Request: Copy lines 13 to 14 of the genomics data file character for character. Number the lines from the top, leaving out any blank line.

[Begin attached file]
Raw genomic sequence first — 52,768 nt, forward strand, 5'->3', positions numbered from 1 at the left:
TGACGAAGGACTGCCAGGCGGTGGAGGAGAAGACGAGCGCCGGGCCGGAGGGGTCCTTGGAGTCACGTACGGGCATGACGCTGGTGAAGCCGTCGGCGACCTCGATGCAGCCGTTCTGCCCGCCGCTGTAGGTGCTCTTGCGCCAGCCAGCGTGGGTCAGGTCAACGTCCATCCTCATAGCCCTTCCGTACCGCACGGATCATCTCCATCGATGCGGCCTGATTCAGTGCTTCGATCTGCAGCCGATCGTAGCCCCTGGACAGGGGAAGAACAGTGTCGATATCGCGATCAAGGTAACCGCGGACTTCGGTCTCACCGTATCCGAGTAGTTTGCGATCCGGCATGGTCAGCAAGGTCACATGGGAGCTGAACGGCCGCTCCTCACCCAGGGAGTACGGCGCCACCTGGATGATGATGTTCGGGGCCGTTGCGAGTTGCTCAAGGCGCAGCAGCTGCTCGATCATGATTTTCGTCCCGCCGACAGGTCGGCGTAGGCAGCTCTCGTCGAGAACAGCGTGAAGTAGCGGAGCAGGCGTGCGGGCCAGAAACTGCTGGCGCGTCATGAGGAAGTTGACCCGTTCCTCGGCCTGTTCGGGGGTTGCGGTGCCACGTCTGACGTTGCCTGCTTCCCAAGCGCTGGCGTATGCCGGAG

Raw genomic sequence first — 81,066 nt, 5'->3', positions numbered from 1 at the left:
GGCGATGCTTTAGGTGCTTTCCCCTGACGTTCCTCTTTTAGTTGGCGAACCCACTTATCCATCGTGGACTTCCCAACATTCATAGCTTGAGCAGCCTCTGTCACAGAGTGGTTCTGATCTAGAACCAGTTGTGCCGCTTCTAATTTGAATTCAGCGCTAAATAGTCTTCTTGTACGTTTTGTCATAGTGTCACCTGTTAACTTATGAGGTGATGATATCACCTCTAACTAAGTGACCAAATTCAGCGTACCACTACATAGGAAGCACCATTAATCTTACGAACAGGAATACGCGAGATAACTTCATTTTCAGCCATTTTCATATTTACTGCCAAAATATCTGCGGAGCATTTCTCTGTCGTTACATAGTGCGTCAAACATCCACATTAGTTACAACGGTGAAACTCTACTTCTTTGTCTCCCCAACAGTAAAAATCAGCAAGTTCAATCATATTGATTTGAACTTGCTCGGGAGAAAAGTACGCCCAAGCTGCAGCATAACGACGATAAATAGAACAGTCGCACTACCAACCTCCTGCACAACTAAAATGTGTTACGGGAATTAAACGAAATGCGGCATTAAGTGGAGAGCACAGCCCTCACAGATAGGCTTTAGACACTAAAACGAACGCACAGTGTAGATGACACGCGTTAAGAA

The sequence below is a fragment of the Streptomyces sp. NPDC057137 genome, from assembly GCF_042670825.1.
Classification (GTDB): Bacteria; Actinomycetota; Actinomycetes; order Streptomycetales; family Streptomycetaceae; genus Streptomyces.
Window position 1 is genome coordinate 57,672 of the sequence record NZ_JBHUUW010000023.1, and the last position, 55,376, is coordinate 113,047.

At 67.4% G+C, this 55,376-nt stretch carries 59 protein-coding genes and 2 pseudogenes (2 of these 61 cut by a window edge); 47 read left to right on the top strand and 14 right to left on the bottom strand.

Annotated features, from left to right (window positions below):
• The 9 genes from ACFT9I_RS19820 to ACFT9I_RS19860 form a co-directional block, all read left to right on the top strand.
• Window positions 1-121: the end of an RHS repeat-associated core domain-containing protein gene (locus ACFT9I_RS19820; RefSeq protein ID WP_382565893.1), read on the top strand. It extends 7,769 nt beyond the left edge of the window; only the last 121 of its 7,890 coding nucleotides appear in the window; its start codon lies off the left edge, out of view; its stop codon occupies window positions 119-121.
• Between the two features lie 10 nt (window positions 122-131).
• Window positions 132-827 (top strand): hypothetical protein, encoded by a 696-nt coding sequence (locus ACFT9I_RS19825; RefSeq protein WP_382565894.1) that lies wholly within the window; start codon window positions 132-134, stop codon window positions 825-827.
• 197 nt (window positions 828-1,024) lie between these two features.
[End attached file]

• Window positions 132-827 (top strand): hypothetical protein, encoded by a 696-nt coding sequence (locus ACFT9I_RS19825; RefSeq protein WP_382565894.1) that lies wholly within the window; start codon window positions 132-134, stop codon window positions 825-827.
• 197 nt (window positions 828-1,024) lie between these two features.